To evaluate the `surviving' fraction of energy, it sufficies to go back to Eq. (14), which indicates that when the radius of the shock is multiplied by a factor , the momentum p of all the particles is multiplied by a factor . It is worthwhile noting that, because of their specific momentum dependence, adiabatic losses do not modify the shape of the EP energy spectrum. In our case, , so that when all momenta p are divided by a factor , the distribution function is divided by the same factor . To see that, the easiest way is to work out the number of particules between momenta p and after the momentum scaling. This number writes , where is the new distribution function. Now must be equal to the number of particles that had momentum between and , which is, by definition, . Equating and yields the result .
Putting all pieces together, we find that when the shock radius R is multiplied by a factor , the distribution function and, thus, the total energy of the EPs are multiplied by . Now considering that R increases as during the Sedov-like phase, we find that the total energy of the EPs decreases as . Note that this is nothing but an other way to work out the decrease of the spallation rates for our second process during the Sedov-like phase (cf. Sect. 3.3). Finally, we find that a fraction of the initial energy imparted to the EPs is still available for spallation at the end of the Sedov-like phase. This factor is plotted on Fig. 5, as a function of the ambient density. It can be seen that for , the energy available to power our third process of light element production has been reduced by adiabatic losses to not more than one third of its initial value, and less than one half for densities up to . Clearly, high densities are favoured (energetically) because they tend to shorten the Sedov-like phase, and therefore merely avoid the adiabatic losses.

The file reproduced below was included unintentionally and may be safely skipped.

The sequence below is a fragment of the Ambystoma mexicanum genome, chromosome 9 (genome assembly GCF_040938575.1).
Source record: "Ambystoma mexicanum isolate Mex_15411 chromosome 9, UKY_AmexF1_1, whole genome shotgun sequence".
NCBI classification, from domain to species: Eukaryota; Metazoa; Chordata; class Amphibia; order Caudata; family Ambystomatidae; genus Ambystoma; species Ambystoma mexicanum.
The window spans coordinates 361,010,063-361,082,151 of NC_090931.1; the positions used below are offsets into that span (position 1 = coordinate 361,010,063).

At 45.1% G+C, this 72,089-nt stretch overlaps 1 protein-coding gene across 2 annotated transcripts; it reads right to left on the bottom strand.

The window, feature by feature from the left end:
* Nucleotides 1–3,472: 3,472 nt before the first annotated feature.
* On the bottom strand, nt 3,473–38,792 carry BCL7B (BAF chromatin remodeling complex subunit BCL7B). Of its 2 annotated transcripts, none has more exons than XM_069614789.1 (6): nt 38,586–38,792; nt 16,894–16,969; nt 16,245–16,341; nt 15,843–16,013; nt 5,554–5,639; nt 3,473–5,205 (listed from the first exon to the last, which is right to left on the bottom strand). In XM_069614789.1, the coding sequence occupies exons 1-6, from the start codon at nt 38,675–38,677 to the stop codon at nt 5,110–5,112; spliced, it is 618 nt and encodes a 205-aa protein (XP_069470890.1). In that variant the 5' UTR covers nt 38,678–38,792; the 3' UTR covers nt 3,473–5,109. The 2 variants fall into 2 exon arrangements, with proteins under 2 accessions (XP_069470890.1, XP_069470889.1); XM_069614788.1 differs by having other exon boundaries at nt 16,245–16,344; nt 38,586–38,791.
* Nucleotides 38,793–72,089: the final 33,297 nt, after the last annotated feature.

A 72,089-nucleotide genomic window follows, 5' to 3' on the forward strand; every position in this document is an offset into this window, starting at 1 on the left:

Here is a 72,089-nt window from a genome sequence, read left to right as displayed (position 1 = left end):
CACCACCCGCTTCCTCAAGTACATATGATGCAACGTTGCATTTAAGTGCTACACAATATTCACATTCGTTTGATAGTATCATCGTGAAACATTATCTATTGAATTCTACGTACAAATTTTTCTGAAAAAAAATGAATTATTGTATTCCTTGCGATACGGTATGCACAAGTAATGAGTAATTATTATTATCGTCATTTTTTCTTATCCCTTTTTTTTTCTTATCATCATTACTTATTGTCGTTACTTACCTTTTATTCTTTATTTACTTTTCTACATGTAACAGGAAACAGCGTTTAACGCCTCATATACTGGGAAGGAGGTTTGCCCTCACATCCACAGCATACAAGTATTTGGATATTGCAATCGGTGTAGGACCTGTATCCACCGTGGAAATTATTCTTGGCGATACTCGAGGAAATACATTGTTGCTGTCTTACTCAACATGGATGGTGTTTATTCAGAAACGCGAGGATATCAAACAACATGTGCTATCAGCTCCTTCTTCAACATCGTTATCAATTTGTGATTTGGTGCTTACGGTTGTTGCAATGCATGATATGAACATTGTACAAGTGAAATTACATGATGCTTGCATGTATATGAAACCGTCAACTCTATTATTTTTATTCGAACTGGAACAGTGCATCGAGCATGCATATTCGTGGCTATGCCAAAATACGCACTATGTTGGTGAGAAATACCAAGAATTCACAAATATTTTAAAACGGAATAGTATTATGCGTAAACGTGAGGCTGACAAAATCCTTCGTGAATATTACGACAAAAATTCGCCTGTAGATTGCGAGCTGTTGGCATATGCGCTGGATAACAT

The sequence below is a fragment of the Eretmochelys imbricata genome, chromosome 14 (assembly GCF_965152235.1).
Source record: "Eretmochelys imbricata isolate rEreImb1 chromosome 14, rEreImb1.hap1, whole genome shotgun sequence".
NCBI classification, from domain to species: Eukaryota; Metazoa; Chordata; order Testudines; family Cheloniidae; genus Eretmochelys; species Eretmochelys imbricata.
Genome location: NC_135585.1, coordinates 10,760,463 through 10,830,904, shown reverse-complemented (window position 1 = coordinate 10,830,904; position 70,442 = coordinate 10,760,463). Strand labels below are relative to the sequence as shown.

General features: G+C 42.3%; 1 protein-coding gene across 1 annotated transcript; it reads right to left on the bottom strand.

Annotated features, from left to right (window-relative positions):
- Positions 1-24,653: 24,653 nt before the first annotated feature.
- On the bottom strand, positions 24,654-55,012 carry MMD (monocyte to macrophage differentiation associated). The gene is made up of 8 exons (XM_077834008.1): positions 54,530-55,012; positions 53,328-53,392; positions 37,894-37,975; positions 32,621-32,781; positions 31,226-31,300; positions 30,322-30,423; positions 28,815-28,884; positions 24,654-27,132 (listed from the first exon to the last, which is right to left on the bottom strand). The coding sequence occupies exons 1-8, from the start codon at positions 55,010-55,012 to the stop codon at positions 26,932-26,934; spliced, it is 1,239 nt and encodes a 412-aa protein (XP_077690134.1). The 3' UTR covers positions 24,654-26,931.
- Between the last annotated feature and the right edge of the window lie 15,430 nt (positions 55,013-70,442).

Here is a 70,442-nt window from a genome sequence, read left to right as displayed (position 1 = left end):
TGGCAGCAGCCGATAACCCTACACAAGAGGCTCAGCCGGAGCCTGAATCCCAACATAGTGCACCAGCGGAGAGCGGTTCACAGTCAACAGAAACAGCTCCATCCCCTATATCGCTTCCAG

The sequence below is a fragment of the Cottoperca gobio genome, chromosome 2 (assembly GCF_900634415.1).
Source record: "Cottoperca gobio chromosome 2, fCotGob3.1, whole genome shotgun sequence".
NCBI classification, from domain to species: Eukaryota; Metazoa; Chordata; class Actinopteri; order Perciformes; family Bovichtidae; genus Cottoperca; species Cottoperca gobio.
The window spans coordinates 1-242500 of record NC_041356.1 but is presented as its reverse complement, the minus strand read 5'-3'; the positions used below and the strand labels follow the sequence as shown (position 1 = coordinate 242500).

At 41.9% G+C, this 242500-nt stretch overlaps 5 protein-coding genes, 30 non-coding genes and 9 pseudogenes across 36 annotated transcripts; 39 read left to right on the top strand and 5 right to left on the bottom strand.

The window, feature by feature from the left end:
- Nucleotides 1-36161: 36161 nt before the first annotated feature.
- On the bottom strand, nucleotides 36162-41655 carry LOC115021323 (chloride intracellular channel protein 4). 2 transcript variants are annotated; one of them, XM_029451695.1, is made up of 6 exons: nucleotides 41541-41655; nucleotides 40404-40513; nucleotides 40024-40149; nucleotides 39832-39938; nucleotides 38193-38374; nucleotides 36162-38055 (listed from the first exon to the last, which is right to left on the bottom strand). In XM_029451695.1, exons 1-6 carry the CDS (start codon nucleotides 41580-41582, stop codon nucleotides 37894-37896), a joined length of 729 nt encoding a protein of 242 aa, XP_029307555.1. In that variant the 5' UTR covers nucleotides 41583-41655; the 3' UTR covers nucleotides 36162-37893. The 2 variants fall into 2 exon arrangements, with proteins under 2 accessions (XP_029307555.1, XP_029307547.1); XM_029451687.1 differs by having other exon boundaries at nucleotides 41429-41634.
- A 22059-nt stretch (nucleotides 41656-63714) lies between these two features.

Although the total number of Be atoms produced is the relevant number to compare with the observations, one can also derive the number of Be produced per CNO nuclei ejected by the SN, , which makes easier the comparison between the third process and the two others. Let us do this in the case when the composition of the ejecta satisfies , which corresponds to about of CNO ejected for a total ejected mass of . The Be production is obtained from Fig. 4. With an initial energy of erg and an energy reduction factor , we get atoms of Be. Dividing by the number of CNO atoms freshly synthesized, we obtain . With and , we finally get . Estimating similarly in the case when , we obtain the same number again. The Be production efficiency is indeed higher in this case, but the number of CNO nuclei ejected is greater too. From this value of , we can claim that the third process is actually the most efficient in most cases (see Fig. 6), which is in itself an interesting conclusion.
© European Southern Observatory (ESO) 1999
Online publication: May 6, 1999